Paper Butterfly


Title: Paper Butterfly

Writer: Diane Wei Liang

Publishing House: Simon & Schuster

Date of Publication: January 1st 2008

Rating: 5 stars

‘’This land offered nothing but harsh wind and dry yellow earth. Under the dome of the sky, snow-peaked mountains stood like unwanted burdens of the past. This was the province where the Great Wall ended, where the Silk Road had passed through. Both had lain forgotten for the last thousand years.’’

Mei is a private investigator in Beijing. The problem is that this is illegal. The State does not allow private investigations and people like Mei have to hide behind terms and conditions and threats to work as freely as they can. Nine years have passed since the rising of the students and the Tiananmen massacre. A young up-and=coming singer has disappeared and Mei is asked to investigate. Meanwhile, a young man named Lin is trying to find his way back to the capital. Mei finds herself in a story of love, struggle, and secrets, through the skyscrapers of Beijing to the beautiful, dark alleys of a country where freedom is a forbidden word.

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‘’If we want to change the course of history with blood, we must be prepared to see it run in rivers. But bloodshed and death are not the way forward. There has already been too much of both.’’

This is not your average mystery. In fact, nothing in this book is ‘’average’’. Apart from the main plot, there are so many underlying themes and the setting is such that you will love reading and discussing this one. We all know the terrible events in 1989. I was very young at the time and yet I can vaguely recall the man standing his ground in front of the military forces. We have watched documentaries and read books. Here, Mei is a young woman who wanted to join the students but was afraid to do so. I won’t tell you much because the plot has links intricately connected to each other. The cries for change and progress, the insecurity of what is to follow, the hope of the youth. Lin, a very important character, gives a very realistic and objective description of the doubts, fears, and dreams of the students and the chronicle leading to the massacre is harrowing. Betrayal and retribution go hand-in-hand but many times, the one who has fallen victim of a terrible injustice becomes worse than a murderer…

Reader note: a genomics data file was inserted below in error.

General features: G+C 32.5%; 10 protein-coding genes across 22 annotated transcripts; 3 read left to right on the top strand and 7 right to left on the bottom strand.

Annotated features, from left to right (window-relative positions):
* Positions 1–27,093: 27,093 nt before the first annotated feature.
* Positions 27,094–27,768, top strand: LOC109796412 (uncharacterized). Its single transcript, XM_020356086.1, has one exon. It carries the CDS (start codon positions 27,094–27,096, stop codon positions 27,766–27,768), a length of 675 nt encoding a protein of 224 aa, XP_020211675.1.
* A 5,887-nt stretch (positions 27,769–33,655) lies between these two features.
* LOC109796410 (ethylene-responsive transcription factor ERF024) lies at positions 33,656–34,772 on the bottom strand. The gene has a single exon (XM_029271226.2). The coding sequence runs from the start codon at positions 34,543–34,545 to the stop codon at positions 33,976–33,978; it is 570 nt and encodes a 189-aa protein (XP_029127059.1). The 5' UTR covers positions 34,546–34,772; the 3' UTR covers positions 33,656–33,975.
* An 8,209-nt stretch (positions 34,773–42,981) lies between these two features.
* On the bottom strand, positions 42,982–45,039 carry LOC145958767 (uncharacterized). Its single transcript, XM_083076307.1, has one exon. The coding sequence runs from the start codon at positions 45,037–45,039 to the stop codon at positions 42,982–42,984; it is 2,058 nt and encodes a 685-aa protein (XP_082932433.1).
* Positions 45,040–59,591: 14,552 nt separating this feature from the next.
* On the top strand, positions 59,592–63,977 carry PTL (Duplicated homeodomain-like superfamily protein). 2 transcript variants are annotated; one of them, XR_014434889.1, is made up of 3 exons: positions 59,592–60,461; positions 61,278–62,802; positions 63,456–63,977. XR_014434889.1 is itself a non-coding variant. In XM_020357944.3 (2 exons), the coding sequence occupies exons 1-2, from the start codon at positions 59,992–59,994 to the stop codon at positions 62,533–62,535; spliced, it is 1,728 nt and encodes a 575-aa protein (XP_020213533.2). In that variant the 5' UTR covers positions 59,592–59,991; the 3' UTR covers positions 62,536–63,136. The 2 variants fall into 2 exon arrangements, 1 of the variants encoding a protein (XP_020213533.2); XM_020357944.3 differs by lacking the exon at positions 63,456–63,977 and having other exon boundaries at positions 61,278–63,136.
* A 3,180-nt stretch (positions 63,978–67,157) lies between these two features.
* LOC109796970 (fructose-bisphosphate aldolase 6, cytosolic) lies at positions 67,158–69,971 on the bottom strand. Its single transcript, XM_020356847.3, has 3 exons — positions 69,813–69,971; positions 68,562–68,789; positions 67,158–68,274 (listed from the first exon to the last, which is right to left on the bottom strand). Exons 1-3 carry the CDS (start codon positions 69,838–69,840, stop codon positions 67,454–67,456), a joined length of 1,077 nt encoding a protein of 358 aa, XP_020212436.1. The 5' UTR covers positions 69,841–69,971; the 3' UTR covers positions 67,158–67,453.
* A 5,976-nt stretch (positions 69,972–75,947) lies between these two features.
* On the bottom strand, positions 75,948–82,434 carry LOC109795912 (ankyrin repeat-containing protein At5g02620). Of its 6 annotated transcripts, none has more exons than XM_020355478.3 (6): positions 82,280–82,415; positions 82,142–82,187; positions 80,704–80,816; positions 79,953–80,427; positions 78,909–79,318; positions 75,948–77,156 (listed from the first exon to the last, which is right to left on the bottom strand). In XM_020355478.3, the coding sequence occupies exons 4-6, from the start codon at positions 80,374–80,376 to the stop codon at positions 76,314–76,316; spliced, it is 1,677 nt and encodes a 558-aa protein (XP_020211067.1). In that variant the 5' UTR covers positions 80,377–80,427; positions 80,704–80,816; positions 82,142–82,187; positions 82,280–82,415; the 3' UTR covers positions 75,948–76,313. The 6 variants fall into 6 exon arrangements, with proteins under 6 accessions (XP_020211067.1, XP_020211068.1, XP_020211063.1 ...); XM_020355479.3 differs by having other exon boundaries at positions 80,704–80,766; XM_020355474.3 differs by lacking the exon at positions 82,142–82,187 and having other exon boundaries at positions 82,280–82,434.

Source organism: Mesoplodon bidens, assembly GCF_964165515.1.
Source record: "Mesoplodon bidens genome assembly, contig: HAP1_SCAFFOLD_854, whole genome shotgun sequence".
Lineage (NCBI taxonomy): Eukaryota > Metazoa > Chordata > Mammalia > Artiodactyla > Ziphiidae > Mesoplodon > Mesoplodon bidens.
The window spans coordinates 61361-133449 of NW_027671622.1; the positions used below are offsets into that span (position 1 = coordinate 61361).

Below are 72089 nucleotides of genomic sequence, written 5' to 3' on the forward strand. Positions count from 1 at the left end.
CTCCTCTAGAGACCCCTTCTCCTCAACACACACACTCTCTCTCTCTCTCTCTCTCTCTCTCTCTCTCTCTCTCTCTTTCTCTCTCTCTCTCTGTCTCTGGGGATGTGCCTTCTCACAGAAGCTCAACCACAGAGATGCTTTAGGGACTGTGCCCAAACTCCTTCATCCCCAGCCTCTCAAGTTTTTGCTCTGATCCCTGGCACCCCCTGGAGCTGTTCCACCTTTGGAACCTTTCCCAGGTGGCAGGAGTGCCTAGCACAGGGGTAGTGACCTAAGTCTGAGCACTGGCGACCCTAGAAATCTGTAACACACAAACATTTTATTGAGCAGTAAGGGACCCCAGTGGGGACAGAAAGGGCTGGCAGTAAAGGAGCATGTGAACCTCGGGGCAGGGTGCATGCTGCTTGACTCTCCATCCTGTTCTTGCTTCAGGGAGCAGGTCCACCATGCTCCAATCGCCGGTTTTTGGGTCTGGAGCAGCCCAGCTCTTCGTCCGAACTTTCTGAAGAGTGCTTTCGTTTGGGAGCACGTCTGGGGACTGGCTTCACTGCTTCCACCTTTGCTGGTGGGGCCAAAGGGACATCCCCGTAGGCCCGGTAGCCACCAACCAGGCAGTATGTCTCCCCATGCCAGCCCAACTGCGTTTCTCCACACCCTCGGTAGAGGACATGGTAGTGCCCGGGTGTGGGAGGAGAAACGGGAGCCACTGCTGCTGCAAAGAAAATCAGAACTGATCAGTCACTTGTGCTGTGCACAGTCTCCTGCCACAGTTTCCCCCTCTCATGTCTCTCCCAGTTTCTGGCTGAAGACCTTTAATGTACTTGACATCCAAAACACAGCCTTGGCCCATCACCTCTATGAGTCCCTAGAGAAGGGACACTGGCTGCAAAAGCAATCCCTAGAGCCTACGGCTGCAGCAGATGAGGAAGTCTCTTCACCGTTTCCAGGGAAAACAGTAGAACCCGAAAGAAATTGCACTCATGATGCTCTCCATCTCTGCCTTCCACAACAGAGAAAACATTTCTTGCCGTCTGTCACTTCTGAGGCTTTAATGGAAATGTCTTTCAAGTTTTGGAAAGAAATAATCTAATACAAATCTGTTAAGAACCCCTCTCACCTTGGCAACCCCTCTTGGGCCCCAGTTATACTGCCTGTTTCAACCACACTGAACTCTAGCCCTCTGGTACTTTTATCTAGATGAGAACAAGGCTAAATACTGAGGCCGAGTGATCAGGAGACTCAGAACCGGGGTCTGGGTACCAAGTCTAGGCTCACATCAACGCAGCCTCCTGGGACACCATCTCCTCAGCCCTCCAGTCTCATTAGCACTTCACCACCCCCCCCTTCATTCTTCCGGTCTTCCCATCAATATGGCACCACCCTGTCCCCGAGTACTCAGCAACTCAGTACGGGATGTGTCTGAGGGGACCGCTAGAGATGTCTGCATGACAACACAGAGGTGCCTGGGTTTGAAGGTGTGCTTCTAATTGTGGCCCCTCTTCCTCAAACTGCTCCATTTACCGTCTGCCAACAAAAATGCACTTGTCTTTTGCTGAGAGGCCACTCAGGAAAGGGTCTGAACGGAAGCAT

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The writing is fascinating. Sharp and poetic, the dialogue is vivid and flowing. I walked in Beijing and ”recognized” it with my mind’s eyes, seeing the bright lanterns, reflecting on the snow-covered streets, gray, white and red colours visible through the wintry mist. The writer excels in transporting us to the close-knit communities of the hutongs, the alleys, the daily struggle, the gangs. 

Trust me. You don’t want to miss this one…

‘’The sky was tinted with the blue mist of early evening. A slender crescent moon rose above Silver Ingot Bridge.

 Mei crossed the bridge and took a right turn into a wide alley where a man was flipping baked yams on a barrel stove. Further down, a woman was selling steamed buns. An old man rummaged through early editions in a small bookshop. The bell clanged in the Bell Tower.

A strange, sad sight greeted her at number nineteen. Two large white lanterns signifying a death in the household swayed above the entrance, like the wandering eyes of a ghost.’’

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